And, if I've somehow persuaded you to make up your own mind about Spirituality, I encourage you to read it in tandem with Christine Wicker's Not In Kansas Anymore: Dark Arts, Sex Spells, Money Magic, and Other Things Your Neighbors Aren't Telling You (A) which is jam-packed with the sorts of stories I'm after, including Wicker's own. Just brace yourself for the dreams.

*McColman's Twelve Suggestions:

1. Pray or meditate daily
2. Engage in spiritual reading or study
3. Find an
anamchara (soul friend)
4. Join a healthy faith community
5. Cultivate beauty in your life
6. Engage in some sort of personal improvement program
7. Tithe
8. Honor some form of Sabbath
9. Relate charitably to those who are needy
10. Actively seek political solutions to complete the ministry of charity
11. Seek ways to interact with persons from other traditions
12. Maintain equilibrium and a sense of humor regarding your discipline

Sunday, July 05, 2009

Public Enemies: A Night Out With The Grown-Ups

Since Michael Mann moved from television to the silver screen, he has made a few excellent films, one which I consider a knock-out classic and several unsatisfactory movies which are, nevertheless, fascinating to watch. Public Enemies rests securely in the last camp; I'm glad I saw it, even though I wanted it to be so much more.

Johnny Depp's portrait of John Dillinger is a careful study of the sorts of farmland gangsters that still exist. He exercises a casual charm and assumes, often rightly, that everyone else is jealous of what he's getting away with. He's clever enough to be king of the world for almost a year, but too thick to realize when his singular strategy has ceased to work.

His dame, played by Marion Cotillard, sees through him but falls hard anyway. His nemesis, Melvin Purvis (Christian Bale) has a steely determination to get the job done, but purses his lips whenever doubts assail him. Billy Crudup's embodiment of J. Edgar Hoover is the real stand-out performance in this film. The man lives to dictate. He clips out orders and expectations, and when a greater authority steps in his way, he suppresses a deep, bellowing rage and shifts hard into manipulation mode. The camera's focus on Crudup's performance is casual and sly, glancing in the corners to suggest volumes (including, quite naturally, Hoover's homosexuality) while rarely becoming explicit.

The screenplay suggests that Dillinger and Purvis are lone wolves who command a dodgy sort of pack loyalty, but find themselves almost completely out of step with the larger forces they serve. Certainly Dillinger faces a moment of unwanted clarity when he is told outright that he's become too big a risk for the mob to associate with. But Purvis's interactions with Hoover do not communicate the same personal audacity. The stage is set for Purvis to be royally screwed by his boss, but it never happens.

Mann's concluding acts are almost always the weakest link. He works so hard to think differently about genre plot strictures — one of PE's biggest pleasures is watching law enforcement work without the communications technology the genre currently takes for granted; when Command isn't barking updates and orders directly into your cochlea you have to think on your feet, and Mann does a pleasingly brutal job of illustrating the benefits and hazards of this approach.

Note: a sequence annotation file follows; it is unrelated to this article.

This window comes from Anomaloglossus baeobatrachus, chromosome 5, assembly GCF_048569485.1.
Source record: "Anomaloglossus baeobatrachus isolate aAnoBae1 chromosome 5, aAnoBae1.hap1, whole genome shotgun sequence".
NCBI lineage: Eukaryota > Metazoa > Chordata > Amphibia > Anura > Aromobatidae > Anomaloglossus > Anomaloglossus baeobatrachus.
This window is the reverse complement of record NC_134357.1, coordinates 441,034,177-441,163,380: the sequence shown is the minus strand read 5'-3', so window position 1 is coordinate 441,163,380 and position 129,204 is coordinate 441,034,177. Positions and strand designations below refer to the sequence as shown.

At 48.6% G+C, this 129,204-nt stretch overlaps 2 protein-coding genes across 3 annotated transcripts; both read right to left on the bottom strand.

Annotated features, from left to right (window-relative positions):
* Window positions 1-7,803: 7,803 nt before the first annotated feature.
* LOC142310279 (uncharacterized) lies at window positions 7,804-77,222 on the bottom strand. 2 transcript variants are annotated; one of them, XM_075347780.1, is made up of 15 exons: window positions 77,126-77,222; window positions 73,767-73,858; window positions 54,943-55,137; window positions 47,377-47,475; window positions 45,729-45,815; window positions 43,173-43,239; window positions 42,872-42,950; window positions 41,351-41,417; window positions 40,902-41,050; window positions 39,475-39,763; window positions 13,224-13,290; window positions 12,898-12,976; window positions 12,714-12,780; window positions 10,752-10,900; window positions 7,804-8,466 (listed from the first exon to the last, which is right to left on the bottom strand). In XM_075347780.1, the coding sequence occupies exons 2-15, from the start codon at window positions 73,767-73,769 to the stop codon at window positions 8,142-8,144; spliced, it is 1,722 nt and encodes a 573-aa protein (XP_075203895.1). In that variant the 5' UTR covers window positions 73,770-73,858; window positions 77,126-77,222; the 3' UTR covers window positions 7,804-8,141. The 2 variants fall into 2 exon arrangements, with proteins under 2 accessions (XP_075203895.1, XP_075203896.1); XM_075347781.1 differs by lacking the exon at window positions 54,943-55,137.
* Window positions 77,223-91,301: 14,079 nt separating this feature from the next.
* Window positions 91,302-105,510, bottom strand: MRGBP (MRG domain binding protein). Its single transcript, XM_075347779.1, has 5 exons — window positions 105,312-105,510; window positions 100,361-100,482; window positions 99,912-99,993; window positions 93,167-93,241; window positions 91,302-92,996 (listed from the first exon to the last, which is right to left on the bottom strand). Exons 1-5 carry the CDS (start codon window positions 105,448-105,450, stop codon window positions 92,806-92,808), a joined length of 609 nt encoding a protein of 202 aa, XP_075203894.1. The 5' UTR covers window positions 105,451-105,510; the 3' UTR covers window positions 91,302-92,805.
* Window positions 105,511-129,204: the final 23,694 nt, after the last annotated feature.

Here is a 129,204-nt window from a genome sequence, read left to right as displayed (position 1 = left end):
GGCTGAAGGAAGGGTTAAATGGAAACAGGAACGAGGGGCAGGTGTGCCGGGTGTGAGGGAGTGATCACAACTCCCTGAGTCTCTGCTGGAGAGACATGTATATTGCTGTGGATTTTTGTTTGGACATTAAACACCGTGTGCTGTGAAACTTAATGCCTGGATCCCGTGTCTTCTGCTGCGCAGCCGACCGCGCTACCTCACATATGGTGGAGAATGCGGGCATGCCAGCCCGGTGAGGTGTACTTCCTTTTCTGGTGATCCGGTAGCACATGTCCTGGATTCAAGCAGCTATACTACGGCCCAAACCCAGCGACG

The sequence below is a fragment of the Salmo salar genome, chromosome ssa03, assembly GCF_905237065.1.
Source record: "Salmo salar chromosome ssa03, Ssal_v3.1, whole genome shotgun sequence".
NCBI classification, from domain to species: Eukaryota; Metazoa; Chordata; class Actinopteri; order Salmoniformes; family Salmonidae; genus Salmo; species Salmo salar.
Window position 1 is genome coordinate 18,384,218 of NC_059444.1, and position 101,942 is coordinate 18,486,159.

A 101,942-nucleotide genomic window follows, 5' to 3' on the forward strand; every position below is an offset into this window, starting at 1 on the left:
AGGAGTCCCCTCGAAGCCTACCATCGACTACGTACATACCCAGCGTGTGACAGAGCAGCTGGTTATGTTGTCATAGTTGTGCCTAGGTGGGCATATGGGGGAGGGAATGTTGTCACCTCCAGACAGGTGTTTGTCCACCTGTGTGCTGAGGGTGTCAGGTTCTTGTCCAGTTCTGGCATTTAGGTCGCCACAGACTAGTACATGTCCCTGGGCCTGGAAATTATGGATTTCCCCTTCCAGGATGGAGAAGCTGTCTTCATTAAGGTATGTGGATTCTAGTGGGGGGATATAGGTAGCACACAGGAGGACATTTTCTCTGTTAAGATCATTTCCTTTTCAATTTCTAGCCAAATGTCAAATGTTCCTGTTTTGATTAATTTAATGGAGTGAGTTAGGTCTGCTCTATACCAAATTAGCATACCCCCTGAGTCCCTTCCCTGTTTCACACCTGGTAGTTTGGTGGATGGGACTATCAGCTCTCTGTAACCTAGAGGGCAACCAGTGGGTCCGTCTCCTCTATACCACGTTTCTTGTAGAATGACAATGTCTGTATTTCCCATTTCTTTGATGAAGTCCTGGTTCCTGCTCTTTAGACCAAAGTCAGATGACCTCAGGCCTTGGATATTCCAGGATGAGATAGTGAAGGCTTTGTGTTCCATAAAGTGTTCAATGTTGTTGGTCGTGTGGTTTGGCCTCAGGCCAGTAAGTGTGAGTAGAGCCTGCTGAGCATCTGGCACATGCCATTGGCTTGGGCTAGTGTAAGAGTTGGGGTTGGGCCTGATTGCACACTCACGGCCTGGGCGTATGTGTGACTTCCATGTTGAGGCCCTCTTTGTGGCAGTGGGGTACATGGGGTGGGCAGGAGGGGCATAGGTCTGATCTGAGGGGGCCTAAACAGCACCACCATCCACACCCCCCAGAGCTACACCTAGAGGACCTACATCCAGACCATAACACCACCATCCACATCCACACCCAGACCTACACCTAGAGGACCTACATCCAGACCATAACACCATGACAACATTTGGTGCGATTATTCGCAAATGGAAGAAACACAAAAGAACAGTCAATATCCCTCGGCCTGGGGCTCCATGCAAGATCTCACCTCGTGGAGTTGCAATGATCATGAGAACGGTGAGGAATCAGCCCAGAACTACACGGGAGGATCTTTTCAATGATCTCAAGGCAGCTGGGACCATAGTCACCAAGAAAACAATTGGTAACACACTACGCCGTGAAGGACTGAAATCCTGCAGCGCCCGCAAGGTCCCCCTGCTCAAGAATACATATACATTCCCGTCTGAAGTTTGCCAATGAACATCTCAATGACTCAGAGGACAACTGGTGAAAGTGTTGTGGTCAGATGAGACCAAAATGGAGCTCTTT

If Mann can't quite manage the final stunt of catching the audience emotionally off-guard as the final credits roll, no matter — there are other pleasures to savor. Mann's use of digital cameras is nearly a tutorial in what the technology now contributes to the movies. The texture of skin and cloth is brought out to high effect, and his use of natural light sources has established its own sense of heightened drama — call it digital noir, maybe. And I don't think there's anyone currently making movies with as brilliantly convincing gunfights, which this movie generously dishes out like so much fries and coleslaw.

Finally, I have to say that one of the things I really, really enjoyed last night was the audience. The median age was well over 30, and those who were younger shut up once the first reel got going — which you had to, if you were going to catch any of the dialog. For just over two hours I felt like I was a grown-up, sitting with other grown-ups and watching a grown-up bit of entertainment. When that happens, I don't care what they're charging at the wicket, or if the movie didn't quite make the measure of One Of The Greats.

Thursday, July 02, 2009

Hombre Lobo: 12 Songs of Desire by Eels

I do believe Hombre Lobo: 12 Songs of Desire by Eels has settled into the position of the summertime disc. The qualifiers for that designation always catch me by surprise, and this year has been no exception.

I couldn't have identified Eels from fish bait before I hit "download" a month ago. Even if I'd known these guys had scored a significant song on each of the Shrek soundtracks I couldn't have said which they were (those discs belong to the girls and I try to avoid playing them nearly as often as the girls try to spin them). And while I usually zero in on a harder sound and lyrics that tickle the funny-bone, Hombre Lobo (mostly) eschews irony in favor of straightforward wooing, swinging from the horny to the heartfelt in equal measure.

There's a lot of testosterone here, to be sure, but no lack of brains. When the album is tallied up, I figure the singer of these songs to be the clever sort of chap who inadvertently generated the confused and wounded pretzels at the heart of Aimee Mann's songs. From this distance/at my age, that's a lot of fun to listen to (e, A).

Small quibble: I realize the industry is in profound disarray, and that 12 Songs was recorded with an intentional in-your-face-til-I'm-blurry effect, but PLEASE! Could we settle on an industry standard for file compression?!? I'm at the point where I'm using Audacity to tone it down. Especially for those of us who are still listening to files that go back to the late 80s, the variance from silence to noise is getting just a little crazy.